Board of Immigration Appeals Reminds Immigration Judges to Do Their Jobs While Still Finding a Way to Harm Immigrants

Matter of M-M-A-, published last week, basically restates the obvious

Continuing a long tradition of dropping precedent-setting decisions on Friday, the Board of Immigration Appeals published Matter of M-M-A-, 28 I&N Dec. 494 (BIA 2022) last week.

The Issue:

When the government alleges that an applicant is ineligible for relief based on a frivolous asylum application, is the immigration judge required to make predicate findings of fact and conclusions of law to determine whether the requirements for a frivolous asylum application have been satisfied?

The Holding:

Yes. An immigration judge is bound to make findings of fact and conclusions of law as to whether the asylum application was frivolous in accordance with Matter of Y-L-, 24 I&N Dec. 151 (BIA 2007).

The Basic Facts:

The decision involved an immigration judge's approval of an application for adjustment of status appealed by the Department of Homeland Security. The Department took the position that the applicant had previously filed a frivolous asylum application and was therefore barred from adjusting.

In 2010, the applicant filed for asylum affirmatively with the U.S. Citizenship & Immigration Services' Asylum Office. His application was referred to the immigration court. Before the court, he filed for adjustment of status based on his marriage to a U.S. citizen and withdrew his asylum application.

At trial, the applicant asked to retract information included in his asylum application, acknowledging he had mischaracterized some details. He filed a waiver of inadmissibility for having misrepresented himself. He then went on to testify that the written declaration submitted in support of his asylum application and his testimony at the asylum interview were false.

It gets better. He also admitted he filed false documentation in support of his asylum application and that none of the facts underlying his application were true. Based on these admissions, the Department asked the immigration court to find he had filed a frivolous asylum application.

The immigration judge declined to do so, finding she was not required to enter such a finding. She approved the waiver of inadmissibility for misrepresentation and approved his application for adjustment of status.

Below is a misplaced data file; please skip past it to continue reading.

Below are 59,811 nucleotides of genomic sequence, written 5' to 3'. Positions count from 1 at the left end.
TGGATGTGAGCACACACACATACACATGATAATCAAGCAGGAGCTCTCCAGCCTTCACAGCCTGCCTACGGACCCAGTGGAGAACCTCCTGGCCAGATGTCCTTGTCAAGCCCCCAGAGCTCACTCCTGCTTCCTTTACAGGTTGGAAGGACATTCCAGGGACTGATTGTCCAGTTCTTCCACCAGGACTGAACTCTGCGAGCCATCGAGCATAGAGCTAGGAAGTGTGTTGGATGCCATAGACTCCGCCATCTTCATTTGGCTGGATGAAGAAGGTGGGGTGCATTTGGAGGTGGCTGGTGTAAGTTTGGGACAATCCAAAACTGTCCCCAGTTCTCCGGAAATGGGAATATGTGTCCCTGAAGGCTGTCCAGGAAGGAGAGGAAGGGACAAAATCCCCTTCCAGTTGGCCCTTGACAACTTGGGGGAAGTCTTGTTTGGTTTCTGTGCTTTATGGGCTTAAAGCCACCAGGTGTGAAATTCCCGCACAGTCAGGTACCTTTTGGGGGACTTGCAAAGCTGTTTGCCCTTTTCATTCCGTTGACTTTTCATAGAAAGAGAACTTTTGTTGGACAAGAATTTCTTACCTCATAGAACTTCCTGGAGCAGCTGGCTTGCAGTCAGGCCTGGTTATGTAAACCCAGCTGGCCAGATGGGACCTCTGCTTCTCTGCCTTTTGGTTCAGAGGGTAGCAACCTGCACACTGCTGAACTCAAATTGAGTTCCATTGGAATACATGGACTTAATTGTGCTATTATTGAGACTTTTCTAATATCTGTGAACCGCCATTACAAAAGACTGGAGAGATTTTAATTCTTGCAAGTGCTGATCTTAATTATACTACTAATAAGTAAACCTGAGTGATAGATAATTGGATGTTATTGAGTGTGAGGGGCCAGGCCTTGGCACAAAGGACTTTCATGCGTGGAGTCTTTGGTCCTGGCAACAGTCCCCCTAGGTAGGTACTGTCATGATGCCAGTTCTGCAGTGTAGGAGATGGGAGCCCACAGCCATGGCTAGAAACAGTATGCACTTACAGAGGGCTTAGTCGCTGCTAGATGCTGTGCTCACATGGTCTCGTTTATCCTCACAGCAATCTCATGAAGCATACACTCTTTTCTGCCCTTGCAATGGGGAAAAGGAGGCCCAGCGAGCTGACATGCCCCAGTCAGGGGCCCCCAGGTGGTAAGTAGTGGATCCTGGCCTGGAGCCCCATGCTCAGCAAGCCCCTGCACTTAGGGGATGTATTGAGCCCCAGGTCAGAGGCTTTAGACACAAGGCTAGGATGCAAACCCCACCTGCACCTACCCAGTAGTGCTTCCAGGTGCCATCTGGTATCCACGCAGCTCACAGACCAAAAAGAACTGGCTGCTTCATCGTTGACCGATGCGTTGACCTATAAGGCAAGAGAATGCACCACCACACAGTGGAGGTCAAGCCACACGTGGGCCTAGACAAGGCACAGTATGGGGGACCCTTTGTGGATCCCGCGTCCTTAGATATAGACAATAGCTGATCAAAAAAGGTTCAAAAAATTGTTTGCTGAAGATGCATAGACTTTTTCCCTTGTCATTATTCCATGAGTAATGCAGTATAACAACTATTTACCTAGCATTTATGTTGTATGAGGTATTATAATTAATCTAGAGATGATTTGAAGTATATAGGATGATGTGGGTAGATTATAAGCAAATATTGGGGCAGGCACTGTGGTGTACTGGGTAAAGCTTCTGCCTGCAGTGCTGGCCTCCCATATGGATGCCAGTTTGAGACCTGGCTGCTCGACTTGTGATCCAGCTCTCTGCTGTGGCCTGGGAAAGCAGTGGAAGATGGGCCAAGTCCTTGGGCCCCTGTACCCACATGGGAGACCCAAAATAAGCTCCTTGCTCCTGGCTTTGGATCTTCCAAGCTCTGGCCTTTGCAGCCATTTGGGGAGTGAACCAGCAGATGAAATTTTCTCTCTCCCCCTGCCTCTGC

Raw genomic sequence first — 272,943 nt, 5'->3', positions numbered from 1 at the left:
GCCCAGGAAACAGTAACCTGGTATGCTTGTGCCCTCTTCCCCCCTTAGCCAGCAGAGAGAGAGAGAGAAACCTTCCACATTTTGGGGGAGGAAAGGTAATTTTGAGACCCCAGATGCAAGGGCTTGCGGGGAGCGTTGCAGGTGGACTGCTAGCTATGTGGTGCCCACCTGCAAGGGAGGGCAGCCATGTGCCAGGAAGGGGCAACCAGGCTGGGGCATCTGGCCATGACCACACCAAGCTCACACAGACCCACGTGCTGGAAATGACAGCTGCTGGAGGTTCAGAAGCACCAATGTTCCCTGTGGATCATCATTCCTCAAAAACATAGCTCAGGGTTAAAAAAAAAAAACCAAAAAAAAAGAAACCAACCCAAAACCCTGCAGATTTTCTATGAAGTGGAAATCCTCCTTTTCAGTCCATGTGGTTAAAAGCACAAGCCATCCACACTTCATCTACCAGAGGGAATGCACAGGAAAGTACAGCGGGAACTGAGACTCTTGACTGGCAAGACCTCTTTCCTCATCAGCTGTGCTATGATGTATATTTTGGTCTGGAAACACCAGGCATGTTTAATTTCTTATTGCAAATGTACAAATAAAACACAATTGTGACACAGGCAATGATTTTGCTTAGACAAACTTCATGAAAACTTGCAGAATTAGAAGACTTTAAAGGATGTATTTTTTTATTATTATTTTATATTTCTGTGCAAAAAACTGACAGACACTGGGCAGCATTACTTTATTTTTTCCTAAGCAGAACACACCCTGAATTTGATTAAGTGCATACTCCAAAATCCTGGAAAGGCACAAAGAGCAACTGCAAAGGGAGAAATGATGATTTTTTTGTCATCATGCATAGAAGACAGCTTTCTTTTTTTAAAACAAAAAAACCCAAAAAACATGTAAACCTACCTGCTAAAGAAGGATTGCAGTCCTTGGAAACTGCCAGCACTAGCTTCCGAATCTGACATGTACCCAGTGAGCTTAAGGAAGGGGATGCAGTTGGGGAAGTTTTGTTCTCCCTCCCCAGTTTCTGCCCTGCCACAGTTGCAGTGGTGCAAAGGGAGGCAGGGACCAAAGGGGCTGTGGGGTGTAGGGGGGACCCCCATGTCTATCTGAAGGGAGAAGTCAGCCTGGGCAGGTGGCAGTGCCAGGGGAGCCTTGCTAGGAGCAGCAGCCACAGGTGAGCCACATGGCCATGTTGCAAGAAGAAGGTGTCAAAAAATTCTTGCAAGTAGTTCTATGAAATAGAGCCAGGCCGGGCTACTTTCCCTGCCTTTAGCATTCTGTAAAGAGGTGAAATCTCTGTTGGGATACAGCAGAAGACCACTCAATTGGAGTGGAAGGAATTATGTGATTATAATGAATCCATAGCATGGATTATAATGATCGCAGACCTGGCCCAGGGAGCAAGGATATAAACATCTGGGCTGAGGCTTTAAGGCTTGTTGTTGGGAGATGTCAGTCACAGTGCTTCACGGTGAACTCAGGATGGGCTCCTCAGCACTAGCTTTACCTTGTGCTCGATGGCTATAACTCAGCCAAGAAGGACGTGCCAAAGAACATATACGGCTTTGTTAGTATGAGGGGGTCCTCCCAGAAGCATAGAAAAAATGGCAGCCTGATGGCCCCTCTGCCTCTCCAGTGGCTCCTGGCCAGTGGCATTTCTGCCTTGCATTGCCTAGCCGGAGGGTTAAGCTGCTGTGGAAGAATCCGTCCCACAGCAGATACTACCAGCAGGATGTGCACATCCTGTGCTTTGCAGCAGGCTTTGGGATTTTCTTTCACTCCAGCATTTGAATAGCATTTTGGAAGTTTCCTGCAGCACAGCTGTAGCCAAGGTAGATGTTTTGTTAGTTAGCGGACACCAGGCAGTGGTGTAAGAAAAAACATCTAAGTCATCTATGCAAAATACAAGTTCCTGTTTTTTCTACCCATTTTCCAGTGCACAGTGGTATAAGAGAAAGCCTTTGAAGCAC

Consequences of a Frivolous Asylum Application:

A frivolousness finding is fundamentally important because, once made, it permanently bars a non-citizen from receiving any benefit under the Immigration & Nationality Act. There are no waivers, and no passage of time can cure this permanent bar.

To reach this conclusion though, an immigration judge is required to apply specific requirements before entering a frivolous finding. These are articulated in the Board's decision in Matter of Y-L-.

The Y-L- Requirements:

The immigration judge or the Department's trial attorney can raise the issue of a frivolous asylum application. Interestingly, an immigration judge is not required to raise the issue if the Department fails to do so. Unless there is a previous frivolousness finding in the record, it does not appear the applicant has any obligation to raise the issue. However, if the Department raises the issue, the immigration judge is required to address it. In such a scenario, the issue cannot be ignored. The requirements are:

  1. The applicant must be notified of the consequences of filing a frivolous asylum application
  2. The immigration judge must make a specific finding that the applicant knowingly filed a frivolous asylum application
  3. There is sufficient evidence in the record to support the finding that a material element of the asylum application was deliberately fabricated
  4. The applicant has been provided with sufficient opportunity to account for any discrepancies

If an Issue Involves Statutory Eligibility, the Immigration Judge Has to Address it:

Board precedent, the INA, and the regulations are fairly straightforward in requiring that immigration judges must address all issues relating to statutory eligibility before rendering a decision. In other words, if either party raises a dispositive issue to the immigration judge the issue must be addressed.

Due to the permanent bar resulting from a frivolous finding, this is a dispositive issue of statutory eligibility. This means an immigration judge is required to make specific findings and conclusions regarding the Matter of Y-L- factors. The problem in this case is the immigration judge failed to do so.

What this means:

Immigration judges issue poorly worded decisions all the time. The worst feeling is losing an appeal on a case you won before the immigration court because the immigration judge failed to fully articulate their decision. 

Among other things, this decision is a good reminder to ensure there is a complete record made at the immigration court level. Specifically, if the issue of the frivolousness of a prior asylum application is raised, rather than encourage the judge to ignore it, we should be pushing the judge to find the application was not frivolous based on the factors outlined in Matter of Y-L-.

Nathan R. Bogart is one of the founding partners of Bogart, Small + Associates. He leads the firm's immigration practice group and focuses his practice on immigration-related litigation, including removal defense before the immigration courts, appeals to the Board of Immigration Appeals and U.S. Circuit Courts of Appeal, and federal lawsuits against the agencies tasked with implementing or enforcing U.S. immigration laws.

Bogart Small, + Associates is an award-winning Northwest Arkansas-based law firm focused on representing individuals, families, and small businesses in all immigration matters, as well as criminal defense, family law, and compliance matters. 


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